Fast recruiters have the edge as hiring times double in four years

Fast recruiters have the edge as hiring times double in four years

UK hiring times have doubled from 14 days in 2010 to 28.6 days in 2014, a fresh study from Glassdoor Economic Research reveals.

Toby Conibear is the European Business Development Director at Bond International Software. He says that recruitment agencies that don’t pick up their speed risk falling behind the competition.

Conibear, speaking exclusively to Recruitment Grapevine, said: “Our experience with the UK recruitment market is that it is very aggressive. It is a very fast moving industry.

“The way that most resourcing teams work with recruiters is to have a first come first served basis.

“The firm that was first to supply [a successful] candidate will get the fee.”

Conibear suggests that social networks such as LinkedIn and online job boards have made it easier for agencies to find loads of potential candidates.

He says: “So they are getting access to that and are submitting the same kind of records. So that need of reviewing and getting that information out quickly is really, really important.

“That shouldn’t be on the expense of quality. The last thing that agencies should be doing is just sending out as many CVs as they possibly can. Obviously, that would devalue their proposition with the resourcing team.

“If they are sending any inappropriate data, they are going to end up being knocked off what we call a preferred suppliers list or ruining their relationship.”

The Glassdoor research is based upon 344,250 interview reviews in six countries. The study found that that there are large international differences in hiring times.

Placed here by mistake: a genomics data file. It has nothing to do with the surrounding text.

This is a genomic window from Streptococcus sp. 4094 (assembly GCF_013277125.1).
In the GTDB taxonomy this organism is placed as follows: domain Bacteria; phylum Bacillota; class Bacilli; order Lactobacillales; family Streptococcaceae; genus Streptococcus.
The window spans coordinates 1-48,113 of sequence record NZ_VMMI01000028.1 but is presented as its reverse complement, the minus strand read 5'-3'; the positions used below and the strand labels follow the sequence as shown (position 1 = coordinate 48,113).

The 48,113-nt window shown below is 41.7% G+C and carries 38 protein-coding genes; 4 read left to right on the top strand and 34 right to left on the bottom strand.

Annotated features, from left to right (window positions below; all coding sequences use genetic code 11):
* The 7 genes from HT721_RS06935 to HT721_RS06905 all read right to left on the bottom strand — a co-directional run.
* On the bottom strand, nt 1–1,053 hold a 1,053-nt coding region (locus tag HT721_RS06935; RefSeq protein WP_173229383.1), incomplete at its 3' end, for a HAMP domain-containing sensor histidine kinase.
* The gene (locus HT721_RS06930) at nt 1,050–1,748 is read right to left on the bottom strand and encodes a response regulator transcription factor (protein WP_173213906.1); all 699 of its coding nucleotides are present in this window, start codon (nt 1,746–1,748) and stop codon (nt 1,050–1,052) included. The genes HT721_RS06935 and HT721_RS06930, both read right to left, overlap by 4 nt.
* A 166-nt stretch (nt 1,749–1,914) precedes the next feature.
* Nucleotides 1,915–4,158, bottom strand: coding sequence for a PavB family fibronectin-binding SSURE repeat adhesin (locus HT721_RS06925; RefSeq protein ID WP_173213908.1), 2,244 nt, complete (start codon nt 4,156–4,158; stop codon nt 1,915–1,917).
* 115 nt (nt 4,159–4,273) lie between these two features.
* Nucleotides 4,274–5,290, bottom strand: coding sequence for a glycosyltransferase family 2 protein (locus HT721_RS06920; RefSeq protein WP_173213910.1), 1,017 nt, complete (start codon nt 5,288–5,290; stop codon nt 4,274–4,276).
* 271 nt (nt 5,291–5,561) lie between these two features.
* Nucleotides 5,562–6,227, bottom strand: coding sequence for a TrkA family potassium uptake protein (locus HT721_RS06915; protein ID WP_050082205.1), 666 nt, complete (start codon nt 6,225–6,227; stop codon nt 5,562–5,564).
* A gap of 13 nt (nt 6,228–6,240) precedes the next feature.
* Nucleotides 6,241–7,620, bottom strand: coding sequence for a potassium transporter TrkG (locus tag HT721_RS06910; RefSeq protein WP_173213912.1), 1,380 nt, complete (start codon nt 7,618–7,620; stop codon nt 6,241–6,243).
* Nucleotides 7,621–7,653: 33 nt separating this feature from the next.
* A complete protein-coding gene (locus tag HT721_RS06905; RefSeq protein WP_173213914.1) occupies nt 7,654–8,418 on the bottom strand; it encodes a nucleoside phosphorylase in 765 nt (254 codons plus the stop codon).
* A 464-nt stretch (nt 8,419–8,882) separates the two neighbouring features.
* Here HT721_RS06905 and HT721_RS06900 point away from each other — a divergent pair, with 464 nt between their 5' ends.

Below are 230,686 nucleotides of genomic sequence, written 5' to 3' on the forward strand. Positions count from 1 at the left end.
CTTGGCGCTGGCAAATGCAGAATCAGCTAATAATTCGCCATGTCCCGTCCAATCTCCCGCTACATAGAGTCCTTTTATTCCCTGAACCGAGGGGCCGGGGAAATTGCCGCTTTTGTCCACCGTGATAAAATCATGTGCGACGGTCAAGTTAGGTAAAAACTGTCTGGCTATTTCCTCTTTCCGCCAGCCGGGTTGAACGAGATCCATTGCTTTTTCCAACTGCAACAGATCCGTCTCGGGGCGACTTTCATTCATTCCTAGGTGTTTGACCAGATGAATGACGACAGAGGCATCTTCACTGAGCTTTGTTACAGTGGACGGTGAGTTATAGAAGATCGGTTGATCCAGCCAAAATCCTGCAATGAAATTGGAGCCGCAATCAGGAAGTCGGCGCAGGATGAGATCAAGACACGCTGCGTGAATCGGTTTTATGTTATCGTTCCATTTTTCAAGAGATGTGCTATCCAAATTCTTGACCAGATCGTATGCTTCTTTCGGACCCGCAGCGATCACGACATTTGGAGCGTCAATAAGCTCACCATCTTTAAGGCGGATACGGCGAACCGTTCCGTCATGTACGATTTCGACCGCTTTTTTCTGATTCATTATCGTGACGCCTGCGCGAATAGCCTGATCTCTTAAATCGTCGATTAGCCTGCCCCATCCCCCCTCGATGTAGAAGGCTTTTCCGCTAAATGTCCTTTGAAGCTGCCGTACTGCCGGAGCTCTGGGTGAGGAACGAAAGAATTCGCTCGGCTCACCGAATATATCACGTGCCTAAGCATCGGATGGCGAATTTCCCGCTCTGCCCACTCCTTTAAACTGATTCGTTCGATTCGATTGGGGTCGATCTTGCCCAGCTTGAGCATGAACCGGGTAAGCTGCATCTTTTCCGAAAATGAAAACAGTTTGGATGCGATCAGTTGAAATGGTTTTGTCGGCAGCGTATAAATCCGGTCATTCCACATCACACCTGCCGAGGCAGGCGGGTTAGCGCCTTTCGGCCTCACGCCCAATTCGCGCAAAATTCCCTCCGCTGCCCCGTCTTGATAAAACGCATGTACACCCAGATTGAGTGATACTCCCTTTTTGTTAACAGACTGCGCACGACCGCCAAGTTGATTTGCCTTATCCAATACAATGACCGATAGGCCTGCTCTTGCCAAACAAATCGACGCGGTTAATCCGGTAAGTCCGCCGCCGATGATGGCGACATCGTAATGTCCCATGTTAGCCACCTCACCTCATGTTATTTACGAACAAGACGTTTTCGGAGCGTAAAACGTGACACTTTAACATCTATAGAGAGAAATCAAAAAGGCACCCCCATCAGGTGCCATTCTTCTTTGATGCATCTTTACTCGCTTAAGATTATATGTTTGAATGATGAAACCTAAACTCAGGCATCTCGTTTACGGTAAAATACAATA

The average overall job interview process takes 22.9 days in the U.S. Hiring times in France, Germany and the United Kingdom are on average four to nine days longer than in the United States and Canada.

The research suggests that hiring times have become longer as the process has become more complex. More employers include background checks, skills tests and drug tests in the process which extends the hiring times.

Doctor Andrew Chamberlain is the chief economist at Glassdoor.

He says: "Right now hiring delays can represent money left on the table both for workers and employers. There has been surprisingly little research on ‘interview durations’ from the job seeker’s perspective, and how company HR policies influence delays in job matching throughout the economy.

“This Glassdoor Research report helps fill this gap by providing new insights about the time required for job matching from the individual job seeker’s perspective.”

Comments (1)

  • Toby Conibear
    Toby Conibear
    Tue, 7 Jul 2015 12:07pm BST

    Andy, thanks for your comment. Perhaps I can elaborate on the points I was hoping to make. It is not just about making sure hiring times are reduced; it is all about sourcing the perfect candidate for the role and having a blend of the right search tools from a CRM and candidate sourcing software that enables your recruiters to do that and make matches faster. This way the human element, which is of equal if not more importance in the Year of the Candidate, comes to the forefront. Of course you need the human touch when placing candidates in their ideal roles, but technology has come a long way to helping recruiters take advantage of the opportunities out in the industry. No one can deny the role technology has played in securing a placement of a candidate or to source a gem of a candidate who perfectly matches an available role.

  • Andy WHite
    Andy WHite
    Fri, 26 Jun 2015 1:47pm BST
    This kind of approach in my opinion exacerbates one of the core issues - by working in a 'first past the post' manner quality by default will suffer - to suggest that the answer is for Recruiters to speed this up even further is quite frankly ludicrous - if more people in the industry focused on the purpose not the money then maybe customers, be they candidates or clients (who are not commodities) would get treated appropriately

You are currently previewing this article.

This is the last preview available to you for the next 30 days.

To access more news, features, columns and opinions every day, create a free myGrapevine account.